HTML and CSS Reference
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U sing the power of CSS, forms can be styled in many interesting and creative ways to enhance
not only their aesthetics, but also their usability. However, forms are also the single area where
default styling and differences in CSS support are the most inconsistent across browsers. There
are two main components to forms and CSS: laying out entire forms and styling individual form
widgets. Let's start with the latter.
Styling Form Widgets
The degree to which individual form widgets can be styled varies greatly from browser to browser.
For example, Safari does not allow for CSS borders or backgrounds on input elements (although
this may be changing in the near future), but Firefox does. Web designers often find this frus-
trating. However, there are two schools of thought on whether browsers should let CSS authors
modify the appearance of form widgets. Whereas smart designers can use CSS's widget styling
to create usable forms that better integrate with the overall design of a site, less savvy CSS authors
may abuse the power to the point where a form is rendered unusable. Also, users come to expect
their default form widgets and can be confused by controls that appear unusual to them.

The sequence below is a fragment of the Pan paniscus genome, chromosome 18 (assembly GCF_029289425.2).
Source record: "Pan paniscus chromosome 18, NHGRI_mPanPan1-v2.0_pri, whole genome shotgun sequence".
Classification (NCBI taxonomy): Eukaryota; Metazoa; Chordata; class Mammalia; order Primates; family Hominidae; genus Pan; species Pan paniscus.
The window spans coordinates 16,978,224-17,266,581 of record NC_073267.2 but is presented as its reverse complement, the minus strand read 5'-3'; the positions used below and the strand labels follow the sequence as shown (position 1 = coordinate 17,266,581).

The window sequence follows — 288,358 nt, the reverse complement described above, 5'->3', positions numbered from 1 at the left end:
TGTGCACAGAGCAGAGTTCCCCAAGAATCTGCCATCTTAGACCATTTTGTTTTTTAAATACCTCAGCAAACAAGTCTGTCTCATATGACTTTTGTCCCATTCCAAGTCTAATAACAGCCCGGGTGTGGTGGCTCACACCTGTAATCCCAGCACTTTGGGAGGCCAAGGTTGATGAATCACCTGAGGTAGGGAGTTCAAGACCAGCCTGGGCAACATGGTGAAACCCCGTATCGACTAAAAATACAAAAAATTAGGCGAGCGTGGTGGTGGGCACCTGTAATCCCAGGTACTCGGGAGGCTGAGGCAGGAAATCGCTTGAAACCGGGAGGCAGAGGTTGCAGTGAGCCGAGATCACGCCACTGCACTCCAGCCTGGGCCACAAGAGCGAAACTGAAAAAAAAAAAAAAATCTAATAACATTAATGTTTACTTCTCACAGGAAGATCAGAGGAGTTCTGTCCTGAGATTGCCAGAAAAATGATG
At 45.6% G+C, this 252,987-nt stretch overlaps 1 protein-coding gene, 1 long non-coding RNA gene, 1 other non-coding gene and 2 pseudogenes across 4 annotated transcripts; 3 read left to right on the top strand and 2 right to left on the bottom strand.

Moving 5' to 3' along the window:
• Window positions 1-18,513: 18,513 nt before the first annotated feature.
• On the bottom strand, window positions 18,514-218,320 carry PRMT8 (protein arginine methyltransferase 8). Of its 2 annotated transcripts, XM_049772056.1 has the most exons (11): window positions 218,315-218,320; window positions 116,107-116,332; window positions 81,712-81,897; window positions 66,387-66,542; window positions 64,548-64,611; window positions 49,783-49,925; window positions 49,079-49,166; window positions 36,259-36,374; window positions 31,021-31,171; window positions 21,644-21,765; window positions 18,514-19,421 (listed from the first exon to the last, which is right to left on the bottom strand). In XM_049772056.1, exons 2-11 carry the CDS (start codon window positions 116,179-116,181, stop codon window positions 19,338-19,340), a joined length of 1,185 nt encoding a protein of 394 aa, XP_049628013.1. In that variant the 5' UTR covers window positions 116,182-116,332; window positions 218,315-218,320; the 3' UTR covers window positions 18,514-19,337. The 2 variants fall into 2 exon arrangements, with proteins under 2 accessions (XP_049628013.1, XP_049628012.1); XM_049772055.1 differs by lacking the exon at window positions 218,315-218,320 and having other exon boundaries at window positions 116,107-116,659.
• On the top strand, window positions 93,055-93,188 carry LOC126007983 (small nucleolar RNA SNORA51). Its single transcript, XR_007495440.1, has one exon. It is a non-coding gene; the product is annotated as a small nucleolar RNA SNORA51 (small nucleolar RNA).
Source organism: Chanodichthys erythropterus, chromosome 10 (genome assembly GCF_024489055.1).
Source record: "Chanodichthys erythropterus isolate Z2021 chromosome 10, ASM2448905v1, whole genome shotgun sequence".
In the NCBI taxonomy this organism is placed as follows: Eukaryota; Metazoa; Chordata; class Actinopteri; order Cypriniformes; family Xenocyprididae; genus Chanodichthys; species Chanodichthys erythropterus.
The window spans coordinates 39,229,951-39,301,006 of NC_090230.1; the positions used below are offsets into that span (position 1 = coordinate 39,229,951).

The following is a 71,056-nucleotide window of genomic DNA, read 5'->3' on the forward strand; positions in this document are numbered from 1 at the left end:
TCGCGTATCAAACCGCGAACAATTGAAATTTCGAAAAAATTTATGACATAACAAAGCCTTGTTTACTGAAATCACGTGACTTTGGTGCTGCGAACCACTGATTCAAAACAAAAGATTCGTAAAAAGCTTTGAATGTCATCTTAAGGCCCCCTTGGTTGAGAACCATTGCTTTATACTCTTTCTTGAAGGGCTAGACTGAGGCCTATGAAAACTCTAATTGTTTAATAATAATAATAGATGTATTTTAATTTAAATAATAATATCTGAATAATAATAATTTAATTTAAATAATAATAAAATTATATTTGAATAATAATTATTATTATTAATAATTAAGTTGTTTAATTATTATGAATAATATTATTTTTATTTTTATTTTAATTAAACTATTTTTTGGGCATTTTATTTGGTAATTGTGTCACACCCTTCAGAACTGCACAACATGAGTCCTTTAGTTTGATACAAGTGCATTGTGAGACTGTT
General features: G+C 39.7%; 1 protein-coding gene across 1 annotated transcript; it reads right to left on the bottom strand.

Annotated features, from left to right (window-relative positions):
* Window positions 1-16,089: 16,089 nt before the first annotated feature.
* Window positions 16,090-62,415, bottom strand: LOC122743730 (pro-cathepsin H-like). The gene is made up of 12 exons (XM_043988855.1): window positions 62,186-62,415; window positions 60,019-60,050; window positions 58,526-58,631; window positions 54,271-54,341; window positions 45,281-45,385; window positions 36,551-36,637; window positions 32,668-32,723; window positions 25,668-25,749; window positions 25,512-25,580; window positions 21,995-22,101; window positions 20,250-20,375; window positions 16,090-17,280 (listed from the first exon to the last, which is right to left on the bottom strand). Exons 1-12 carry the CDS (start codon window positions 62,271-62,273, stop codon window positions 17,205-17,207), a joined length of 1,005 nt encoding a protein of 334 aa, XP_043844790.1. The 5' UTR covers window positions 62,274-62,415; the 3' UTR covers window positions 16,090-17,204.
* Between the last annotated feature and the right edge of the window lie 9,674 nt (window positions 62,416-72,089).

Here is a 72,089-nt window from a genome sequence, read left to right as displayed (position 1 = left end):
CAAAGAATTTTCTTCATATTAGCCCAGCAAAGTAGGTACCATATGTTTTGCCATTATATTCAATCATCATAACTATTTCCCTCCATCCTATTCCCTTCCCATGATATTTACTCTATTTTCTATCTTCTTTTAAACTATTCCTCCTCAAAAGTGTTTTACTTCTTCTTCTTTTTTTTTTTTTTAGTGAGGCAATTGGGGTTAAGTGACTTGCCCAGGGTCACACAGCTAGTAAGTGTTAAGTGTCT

Either way, the important thing to understand when styling form elements is that it's very
likely users of some browsers will see the standard, default form widgets supplied by their
operating system and/or browser instead of your custom-styled versions. You should ensure
that your design works well with or without the custom styles you are applying.
It's also important to understand that the default styles of button, text fields, radio but-
tons, check boxes, and other form element vary drastically from one browser and platform to
the next. Where a select box may be 16 pixels tall in one browser, it could be 20 pixels tall in
another. Again, your design should accommodate these inconsistencies.
Web professional Roger Johansson created what may be the world's most authoritative source
on both the default styles of form elements and which CSS properties can and cannot be applied
to them in various browsers across multiple platforms. In a blog post titled “Styling even more
form controls,” ( www.456bereastreet.com/archive/200410/styling_even_more_form_controls/ ),
Roger provides screen shots and comparisons of tests he ran across the board. It's an invalu-